A living history of the disability arts movement in North East England.

There is a rich history of disability art in North East England stretching back over almost forty years, but much of it lives on in the shadows of peoples’ memories. This exhibition and archive is a celebration of a powerful movement and a vibrant community of disabled people who forged a path towards greater cultural freedom and representation, from the bubbling subversive world of the 70s and 80s cabaret and performance scenes, involving disabled artists working in a variety of artforms, and inventing new ones.

The first phase of the living archive of On Whose Shoulders We Build was launched earlier this year by Black Robin, an Irish disabled filmmaker and photographer based in the North East for 30 years this year. He has an extensive collection of filmed and photographed work by disabled artists and didn’t want it to go dusty on the shelf, instead paying tribute to all those who have made a difference to the lives of disabled people through the arts in our region.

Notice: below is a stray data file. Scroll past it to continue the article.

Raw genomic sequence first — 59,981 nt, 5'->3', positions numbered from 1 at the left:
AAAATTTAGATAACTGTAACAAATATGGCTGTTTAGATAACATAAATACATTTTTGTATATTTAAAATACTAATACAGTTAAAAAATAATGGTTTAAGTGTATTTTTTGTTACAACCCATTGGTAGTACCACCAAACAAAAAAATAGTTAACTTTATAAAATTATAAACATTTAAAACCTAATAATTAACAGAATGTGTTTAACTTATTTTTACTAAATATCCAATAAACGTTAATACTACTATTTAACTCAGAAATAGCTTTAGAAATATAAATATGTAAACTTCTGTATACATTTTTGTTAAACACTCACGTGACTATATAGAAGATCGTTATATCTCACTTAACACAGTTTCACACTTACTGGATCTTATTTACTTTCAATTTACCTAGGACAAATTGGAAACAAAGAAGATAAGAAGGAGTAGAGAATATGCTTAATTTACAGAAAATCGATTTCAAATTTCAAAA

In July and August he is thrilled to be launching an exhibition of the same title, On Whose Shoulders We Build, at ARC Stockton sharing images, stories, footage and portraits of disabled artists and activity past and present, revealing pioneering and ground breaking arts activity and the roots of the disability rights movement’s push for cultural equality and accessibility.

The Disabled Peoples’ Rights Movement is a civil rights movement and many people have spent lifetimes campaigning and protesting for better lives for disabled people. They forged a community and this feels like an important time to acknowledge that and pay tribute, and to ensure that future generations are aware of the foundations laid by ground breaking activists.

Accessibility – the exhibition launch will be BSL interpreted, captioned and audio description will be available for the exhibition. Any footage of events in the exhibition will be captioned and described.

You can find out more about the living archive at www.onwhoseshoulders.com


View the online exhibition below